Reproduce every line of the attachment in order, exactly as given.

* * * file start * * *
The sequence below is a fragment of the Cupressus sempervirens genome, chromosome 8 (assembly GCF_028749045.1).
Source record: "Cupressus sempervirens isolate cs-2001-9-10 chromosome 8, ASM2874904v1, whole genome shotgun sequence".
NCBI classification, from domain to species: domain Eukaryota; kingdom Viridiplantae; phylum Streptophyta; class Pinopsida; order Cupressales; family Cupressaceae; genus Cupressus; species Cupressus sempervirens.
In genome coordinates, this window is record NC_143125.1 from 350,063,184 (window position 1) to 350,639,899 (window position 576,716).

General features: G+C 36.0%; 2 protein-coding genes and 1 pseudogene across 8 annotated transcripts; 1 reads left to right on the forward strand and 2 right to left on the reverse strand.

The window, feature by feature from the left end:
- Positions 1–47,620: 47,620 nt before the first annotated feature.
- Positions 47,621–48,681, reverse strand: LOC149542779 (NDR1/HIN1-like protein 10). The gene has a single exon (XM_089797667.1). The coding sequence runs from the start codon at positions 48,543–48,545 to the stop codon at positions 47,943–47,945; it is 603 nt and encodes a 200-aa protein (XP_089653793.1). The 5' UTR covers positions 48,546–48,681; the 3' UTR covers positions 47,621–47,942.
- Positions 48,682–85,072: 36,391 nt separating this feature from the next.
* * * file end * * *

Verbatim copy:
The sequence below is a fragment of the Cupressus sempervirens genome, chromosome 8 (assembly GCF_028749045.1).
Source record: "Cupressus sempervirens isolate cs-2001-9-10 chromosome 8, ASM2874904v1, whole genome shotgun sequence".
NCBI classification, from domain to species: domain Eukaryota; kingdom Viridiplantae; phylum Streptophyta; class Pinopsida; order Cupressales; family Cupressaceae; genus Cupressus; species Cupressus sempervirens.
In genome coordinates, this window is record NC_143125.1 from 350,063,184 (window position 1) to 350,639,899 (window position 576,716).

General features: G+C 36.0%; 2 protein-coding genes and 1 pseudogene across 8 annotated transcripts; 1 reads left to right on the forward strand and 2 right to left on the reverse strand.

The window, feature by feature from the left end:
- Positions 1–47,620: 47,620 nt before the first annotated feature.
- Positions 47,621–48,681, reverse strand: LOC149542779 (NDR1/HIN1-like protein 10). The gene has a single exon (XM_089797667.1). The coding sequence runs from the start codon at positions 48,543–48,545 to the stop codon at positions 47,943–47,945; it is 603 nt and encodes a 200-aa protein (XP_089653793.1). The 5' UTR covers positions 48,546–48,681; the 3' UTR covers positions 47,621–47,942.
- Positions 48,682–85,072: 36,391 nt separating this feature from the next.